Potential customers are no good to an automaker if they’re dead so Mercedes-Benz is taking steps to help improve the chances that teens practice safe driving in the spirit of National Distracted Driving Awareness Month.
“Teens are now faced with more distractions behind the wheel, compared to previous generations of new drivers,” said Marc Hemsworth, senior driving coach at Mercedes-Benz Driving Academy and former LAPD officer and chief driving instructor. “Reinforcing the dangers of distracted driving and being a good role model are a few ways parents can help improve driver safety for their teens and everyone on the road.”
Mercedes-Benz Driving Academy, a California State certified driving school, will kick off the awareness month by offering free programs including a distracted driving demo, Parent and Teen Workshops and driving assessments.
The seminars begin April 2 and will be held at Calabasas High School in Calabasas, Calif. and mark the third year that April has been designated with the awareness campaign.
Distracted driving, according to the National Highway Traffic Safety Administration (NHTSA), is more likely among teens over any other age group. Additionally, in the first half of 2011, the number of teen driving deaths increased by 11 percent after an eight-year consecutive decline.
National Distracted Driving Awareness Month, as the name would suggest, is observed throughout the country, but California runs an additional “Teen Safe Driving Week,” which begins this Sunday.
A comprehensive new study by AAA has revealed insight into exactly what teenagers are being distracted by behind the wheel, with teenage girls 50 percent more likely than their male counterparts to be on the phone, texting or using another electronic device.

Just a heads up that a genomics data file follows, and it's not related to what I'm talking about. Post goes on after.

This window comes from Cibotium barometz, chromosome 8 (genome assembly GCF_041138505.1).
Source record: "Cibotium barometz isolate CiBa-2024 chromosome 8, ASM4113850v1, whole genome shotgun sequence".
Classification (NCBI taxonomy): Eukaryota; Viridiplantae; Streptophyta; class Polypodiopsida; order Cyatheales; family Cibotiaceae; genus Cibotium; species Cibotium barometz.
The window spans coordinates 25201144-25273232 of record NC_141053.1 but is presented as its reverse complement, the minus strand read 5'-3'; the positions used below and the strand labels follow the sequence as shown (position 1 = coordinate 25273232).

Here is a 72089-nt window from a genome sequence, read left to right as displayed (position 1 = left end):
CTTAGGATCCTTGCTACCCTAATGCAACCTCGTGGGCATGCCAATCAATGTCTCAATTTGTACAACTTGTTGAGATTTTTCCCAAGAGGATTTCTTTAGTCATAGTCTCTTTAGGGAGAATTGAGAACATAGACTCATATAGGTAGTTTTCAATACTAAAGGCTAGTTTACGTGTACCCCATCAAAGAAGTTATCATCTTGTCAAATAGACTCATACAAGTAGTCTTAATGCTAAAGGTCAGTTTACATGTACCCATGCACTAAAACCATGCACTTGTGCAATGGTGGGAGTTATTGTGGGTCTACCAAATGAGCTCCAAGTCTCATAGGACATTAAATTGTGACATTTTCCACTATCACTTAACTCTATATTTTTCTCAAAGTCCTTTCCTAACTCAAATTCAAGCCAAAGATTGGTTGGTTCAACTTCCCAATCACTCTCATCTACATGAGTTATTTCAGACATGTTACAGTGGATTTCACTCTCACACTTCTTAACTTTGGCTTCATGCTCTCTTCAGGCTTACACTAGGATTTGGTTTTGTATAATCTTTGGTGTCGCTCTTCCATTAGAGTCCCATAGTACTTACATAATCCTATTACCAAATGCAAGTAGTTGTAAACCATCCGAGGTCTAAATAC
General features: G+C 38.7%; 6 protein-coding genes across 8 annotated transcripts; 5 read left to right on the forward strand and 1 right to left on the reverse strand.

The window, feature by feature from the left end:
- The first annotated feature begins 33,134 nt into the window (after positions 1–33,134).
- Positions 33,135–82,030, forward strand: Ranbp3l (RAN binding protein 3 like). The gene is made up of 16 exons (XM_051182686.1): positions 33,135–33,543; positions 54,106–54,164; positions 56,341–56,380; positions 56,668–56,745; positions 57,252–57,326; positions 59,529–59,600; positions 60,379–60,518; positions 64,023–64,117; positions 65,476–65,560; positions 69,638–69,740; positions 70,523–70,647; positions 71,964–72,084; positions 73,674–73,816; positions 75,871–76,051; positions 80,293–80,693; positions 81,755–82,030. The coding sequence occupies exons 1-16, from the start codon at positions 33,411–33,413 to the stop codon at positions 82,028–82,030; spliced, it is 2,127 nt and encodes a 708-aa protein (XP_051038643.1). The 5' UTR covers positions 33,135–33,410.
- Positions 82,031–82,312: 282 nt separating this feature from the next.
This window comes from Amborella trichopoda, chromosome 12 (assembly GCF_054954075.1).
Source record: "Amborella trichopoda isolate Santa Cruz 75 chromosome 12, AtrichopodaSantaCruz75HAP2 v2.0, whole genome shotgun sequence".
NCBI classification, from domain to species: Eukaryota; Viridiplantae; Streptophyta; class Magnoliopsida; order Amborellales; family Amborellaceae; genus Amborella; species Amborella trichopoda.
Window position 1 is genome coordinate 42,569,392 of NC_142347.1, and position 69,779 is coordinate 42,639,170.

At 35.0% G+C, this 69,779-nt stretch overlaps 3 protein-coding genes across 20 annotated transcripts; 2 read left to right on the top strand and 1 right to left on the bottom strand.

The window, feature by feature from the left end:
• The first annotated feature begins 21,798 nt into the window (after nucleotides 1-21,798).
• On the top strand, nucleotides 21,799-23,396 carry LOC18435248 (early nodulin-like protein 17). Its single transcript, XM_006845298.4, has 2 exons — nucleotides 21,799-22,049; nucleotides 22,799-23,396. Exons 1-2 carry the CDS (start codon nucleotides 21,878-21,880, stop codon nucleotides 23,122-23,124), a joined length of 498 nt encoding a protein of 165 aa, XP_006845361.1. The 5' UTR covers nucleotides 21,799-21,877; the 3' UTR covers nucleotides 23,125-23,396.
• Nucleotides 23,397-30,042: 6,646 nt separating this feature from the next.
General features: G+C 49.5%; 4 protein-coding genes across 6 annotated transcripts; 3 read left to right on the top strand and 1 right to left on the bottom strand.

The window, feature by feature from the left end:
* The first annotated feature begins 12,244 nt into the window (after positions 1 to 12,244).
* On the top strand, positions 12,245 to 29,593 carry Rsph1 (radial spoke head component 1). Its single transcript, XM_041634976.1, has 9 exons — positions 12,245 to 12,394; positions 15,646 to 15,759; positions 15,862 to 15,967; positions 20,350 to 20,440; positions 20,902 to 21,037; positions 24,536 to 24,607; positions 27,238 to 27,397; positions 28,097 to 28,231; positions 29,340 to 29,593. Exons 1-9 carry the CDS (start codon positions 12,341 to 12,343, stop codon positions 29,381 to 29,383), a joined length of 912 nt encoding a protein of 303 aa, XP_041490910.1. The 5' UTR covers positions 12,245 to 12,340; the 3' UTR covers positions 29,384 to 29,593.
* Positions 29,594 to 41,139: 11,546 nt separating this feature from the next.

The new study, Distracted Driving Among Newly Licensed Teen Drivers, is the first of its kind to document distracted driving by teenagers by using in-car video cameras and has revealed a slew of distractions among both males and feemales.
Results of the study show that teenage males were twice as likely to turn around in their seat while driving and more likely to talk with someone outside the vehicle. Females, on the other hand, were 50 percent more likely to reach for an object while driving and 25 percent more likely to be distracted by eating or drinking.
Overall, however, electronic devices were found to be the number one cause of distracted driving; something observed in 7 percent of the clips. A total of 15 percent of videos showed some type of distracted driving. The data also shows that older teenagers were more likely to be distracted, suggesting a complacence once they’re more comfortable behind the wheel.
Driving with multiple passengers was also found to be a major cause of concern. The study shows that loud conversations and “horseplay” were twice as likely when multiple passengers were present (rather than just one), and drivers were six times more likely to have a “serious incident” when there was loud conversation in the car. Conversely, distractions decreased significantly with an adult present.
“Cell phones, texting, personal grooming, and reaching for things in the car were among the most common distracting activities found when cameras were put in new teen drivers’ cars,” said AAA Foundation President and CEO Peter Kissinger. “This new study provides the best view we’ve had about how and when teens engage in distracted driving behaviors believed to contribute to making car crashes the leading cause of death for teenagers.”
“The gender differences with regard to distraction observed in this study raise some points that we’ll want to investigate in future projects,” Kissinger said. “Every insight we gain into driver behavior has the potential to lead us to new risk management strategies.”
Data for the AAA study came from video clips from 50 North Caroline families with teenage drivers. First analysts studied how teens behave during the learner stage with a parent next to them, then for this most recent study a total of 7,858 clips were examined from the first six months of unsupervised driving.
Car crashes remain the number one cause of death among young Americans.